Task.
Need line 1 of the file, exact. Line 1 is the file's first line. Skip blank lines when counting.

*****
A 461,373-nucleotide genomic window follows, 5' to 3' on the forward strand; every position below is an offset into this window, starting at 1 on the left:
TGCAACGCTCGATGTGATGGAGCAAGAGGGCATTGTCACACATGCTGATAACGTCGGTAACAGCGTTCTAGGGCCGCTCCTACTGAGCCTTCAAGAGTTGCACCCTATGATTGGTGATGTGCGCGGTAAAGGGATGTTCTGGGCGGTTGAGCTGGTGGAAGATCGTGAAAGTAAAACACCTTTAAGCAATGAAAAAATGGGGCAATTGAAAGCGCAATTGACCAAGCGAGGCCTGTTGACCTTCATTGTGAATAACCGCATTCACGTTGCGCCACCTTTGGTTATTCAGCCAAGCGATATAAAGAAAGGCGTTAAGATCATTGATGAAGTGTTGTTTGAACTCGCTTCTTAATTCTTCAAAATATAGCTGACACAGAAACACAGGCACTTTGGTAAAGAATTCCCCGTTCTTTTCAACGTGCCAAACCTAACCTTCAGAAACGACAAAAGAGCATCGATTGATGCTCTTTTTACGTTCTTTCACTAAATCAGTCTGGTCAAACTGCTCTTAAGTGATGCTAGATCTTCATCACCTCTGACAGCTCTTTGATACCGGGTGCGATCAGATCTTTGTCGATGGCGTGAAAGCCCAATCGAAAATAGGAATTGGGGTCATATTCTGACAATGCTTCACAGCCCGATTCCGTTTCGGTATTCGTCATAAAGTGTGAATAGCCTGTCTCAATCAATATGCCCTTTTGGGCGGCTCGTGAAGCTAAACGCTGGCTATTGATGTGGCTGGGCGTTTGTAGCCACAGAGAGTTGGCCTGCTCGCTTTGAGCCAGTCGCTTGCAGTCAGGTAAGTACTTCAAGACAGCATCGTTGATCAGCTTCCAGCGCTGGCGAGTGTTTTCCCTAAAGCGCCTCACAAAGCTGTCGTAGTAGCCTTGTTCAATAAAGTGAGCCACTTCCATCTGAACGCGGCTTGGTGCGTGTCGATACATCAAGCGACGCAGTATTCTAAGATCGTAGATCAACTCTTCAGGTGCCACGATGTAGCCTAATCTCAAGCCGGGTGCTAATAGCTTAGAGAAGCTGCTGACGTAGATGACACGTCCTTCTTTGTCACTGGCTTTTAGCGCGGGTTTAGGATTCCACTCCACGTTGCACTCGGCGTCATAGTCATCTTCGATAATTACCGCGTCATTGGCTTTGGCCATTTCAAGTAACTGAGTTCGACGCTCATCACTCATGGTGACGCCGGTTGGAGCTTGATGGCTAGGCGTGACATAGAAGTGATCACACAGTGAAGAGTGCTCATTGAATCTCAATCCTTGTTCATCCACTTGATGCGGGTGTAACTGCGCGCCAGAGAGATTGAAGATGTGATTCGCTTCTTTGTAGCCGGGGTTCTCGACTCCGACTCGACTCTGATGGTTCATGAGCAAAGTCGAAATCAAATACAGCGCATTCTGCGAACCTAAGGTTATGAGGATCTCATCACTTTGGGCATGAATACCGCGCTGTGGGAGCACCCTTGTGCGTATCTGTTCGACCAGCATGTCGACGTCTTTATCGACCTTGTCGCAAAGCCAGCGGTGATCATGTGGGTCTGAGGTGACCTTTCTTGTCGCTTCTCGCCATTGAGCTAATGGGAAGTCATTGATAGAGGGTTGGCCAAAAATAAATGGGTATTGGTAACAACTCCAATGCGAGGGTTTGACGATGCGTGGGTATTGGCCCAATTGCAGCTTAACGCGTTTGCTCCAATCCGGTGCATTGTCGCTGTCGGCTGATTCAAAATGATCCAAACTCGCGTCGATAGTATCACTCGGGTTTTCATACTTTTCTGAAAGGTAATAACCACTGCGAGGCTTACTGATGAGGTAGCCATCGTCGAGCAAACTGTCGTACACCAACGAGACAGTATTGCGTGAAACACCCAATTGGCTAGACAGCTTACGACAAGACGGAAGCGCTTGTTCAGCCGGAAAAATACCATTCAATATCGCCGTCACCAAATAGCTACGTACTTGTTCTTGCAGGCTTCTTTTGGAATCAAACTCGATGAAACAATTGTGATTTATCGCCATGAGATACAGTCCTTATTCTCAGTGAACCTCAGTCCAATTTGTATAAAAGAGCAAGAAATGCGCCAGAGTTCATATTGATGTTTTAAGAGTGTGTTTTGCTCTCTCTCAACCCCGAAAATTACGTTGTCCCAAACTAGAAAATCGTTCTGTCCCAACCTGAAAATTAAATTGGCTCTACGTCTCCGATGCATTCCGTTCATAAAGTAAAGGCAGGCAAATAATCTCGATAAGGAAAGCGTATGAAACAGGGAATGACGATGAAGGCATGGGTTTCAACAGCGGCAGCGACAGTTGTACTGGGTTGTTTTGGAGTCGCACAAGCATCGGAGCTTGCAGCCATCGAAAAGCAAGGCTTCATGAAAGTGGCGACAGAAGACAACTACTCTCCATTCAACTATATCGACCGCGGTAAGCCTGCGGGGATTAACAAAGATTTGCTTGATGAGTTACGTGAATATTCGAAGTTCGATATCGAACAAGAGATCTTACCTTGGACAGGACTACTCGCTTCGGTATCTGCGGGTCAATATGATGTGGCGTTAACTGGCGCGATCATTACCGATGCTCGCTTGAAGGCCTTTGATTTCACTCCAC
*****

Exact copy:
A 461,373-nucleotide genomic window follows, 5' to 3' on the forward strand; every position below is an offset into this window, starting at 1 on the left: